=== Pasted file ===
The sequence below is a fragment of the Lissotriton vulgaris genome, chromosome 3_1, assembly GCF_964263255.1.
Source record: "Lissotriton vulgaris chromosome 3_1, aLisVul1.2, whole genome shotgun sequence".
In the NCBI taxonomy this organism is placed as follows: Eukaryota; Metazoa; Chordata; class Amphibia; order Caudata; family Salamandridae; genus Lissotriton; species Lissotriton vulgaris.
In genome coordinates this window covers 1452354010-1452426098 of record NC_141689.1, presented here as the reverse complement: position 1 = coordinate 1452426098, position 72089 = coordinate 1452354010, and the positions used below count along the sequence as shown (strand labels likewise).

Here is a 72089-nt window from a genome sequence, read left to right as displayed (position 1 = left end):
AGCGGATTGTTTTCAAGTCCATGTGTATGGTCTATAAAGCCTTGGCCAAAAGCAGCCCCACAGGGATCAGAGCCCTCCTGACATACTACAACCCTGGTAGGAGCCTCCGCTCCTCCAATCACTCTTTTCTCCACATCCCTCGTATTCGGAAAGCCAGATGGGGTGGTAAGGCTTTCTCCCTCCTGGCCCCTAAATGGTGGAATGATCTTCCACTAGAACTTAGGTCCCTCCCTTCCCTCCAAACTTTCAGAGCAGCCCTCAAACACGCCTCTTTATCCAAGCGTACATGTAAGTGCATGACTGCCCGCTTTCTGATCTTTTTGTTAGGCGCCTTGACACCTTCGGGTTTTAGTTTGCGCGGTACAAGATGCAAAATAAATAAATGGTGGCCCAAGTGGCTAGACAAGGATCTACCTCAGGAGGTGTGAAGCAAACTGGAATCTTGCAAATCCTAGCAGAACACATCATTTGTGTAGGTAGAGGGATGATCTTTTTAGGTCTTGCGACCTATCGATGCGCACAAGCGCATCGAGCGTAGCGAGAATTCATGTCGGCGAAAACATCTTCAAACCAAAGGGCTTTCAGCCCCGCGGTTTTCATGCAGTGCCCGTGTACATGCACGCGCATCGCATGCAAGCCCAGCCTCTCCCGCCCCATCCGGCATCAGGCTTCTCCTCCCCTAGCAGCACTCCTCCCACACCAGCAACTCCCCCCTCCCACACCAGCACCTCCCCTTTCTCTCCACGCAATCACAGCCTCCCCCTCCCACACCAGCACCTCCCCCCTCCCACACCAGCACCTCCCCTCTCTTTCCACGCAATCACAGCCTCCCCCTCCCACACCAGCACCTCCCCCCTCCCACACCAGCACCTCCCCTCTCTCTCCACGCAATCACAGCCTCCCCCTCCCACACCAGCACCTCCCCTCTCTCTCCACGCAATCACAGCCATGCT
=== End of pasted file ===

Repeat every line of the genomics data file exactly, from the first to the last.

The sequence below is a fragment of the Lissotriton vulgaris genome, chromosome 3_1, assembly GCF_964263255.1.
Source record: "Lissotriton vulgaris chromosome 3_1, aLisVul1.2, whole genome shotgun sequence".
In the NCBI taxonomy this organism is placed as follows: Eukaryota; Metazoa; Chordata; class Amphibia; order Caudata; family Salamandridae; genus Lissotriton; species Lissotriton vulgaris.
In genome coordinates this window covers 1452354010-1452426098 of record NC_141689.1, presented here as the reverse complement: position 1 = coordinate 1452426098, position 72089 = coordinate 1452354010, and the positions used below count along the sequence as shown (strand labels likewise).

Here is a 72089-nt window from a genome sequence, read left to right as displayed (position 1 = left end):
AGCGGATTGTTTTCAAGTCCATGTGTATGGTCTATAAAGCCTTGGCCAAAAGCAGCCCCACAGGGATCAGAGCCCTCCTGACATACTACAACCCTGGTAGGAGCCTCCGCTCCTCCAATCACTCTTTTCTCCACATCCCTCGTATTCGGAAAGCCAGATGGGGTGGTAAGGCTTTCTCCCTCCTGGCCCCTAAATGGTGGAATGATCTTCCACTAGAACTTAGGTCCCTCCCTTCCCTCCAAACTTTCAGAGCAGCCCTCAAACACGCCTCTTTATCCAAGCGTACATGTAAGTGCATGACTGCCCGCTTTCTGATCTTTTTGTTAGGCGCCTTGACACCTTCGGGTTTTAGTTTGCGCGGTACAAGATGCAAAATAAATAAATGGTGGCCCAAGTGGCTAGACAAGGATCTACCTCAGGAGGTGTGAAGCAAACTGGAATCTTGCAAATCCTAGCAGAACACATCATTTGTGTAGGTAGAGGGATGATCTTTTTAGGTCTTGCGACCTATCGATGCGCACAAGCGCATCGAGCGTAGCGAGAATTCATGTCGGCGAAAACATCTTCAAACCAAAGGGCTTTCAGCCCCGCGGTTTTCATGCAGTGCCCGTGTACATGCACGCGCATCGCATGCAAGCCCAGCCTCTCCCGCCCCATCCGGCATCAGGCTTCTCCTCCCCTAGCAGCACTCCTCCCACACCAGCAACTCCCCCCTCCCACACCAGCACCTCCCCTTTCTCTCCACGCAATCACAGCCTCCCCCTCCCACACCAGCACCTCCCCCCTCCCACACCAGCACCTCCCCTCTCTTTCCACGCAATCACAGCCTCCCCCTCCCACACCAGCACCTCCCCCCTCCCACACCAGCACCTCCCCTCTCTCTCCACGCAATCACAGCCTCCCCCTCCCACACCAGCACCTCCCCTCTCTCTCCACGCAATCACAGCCATGCT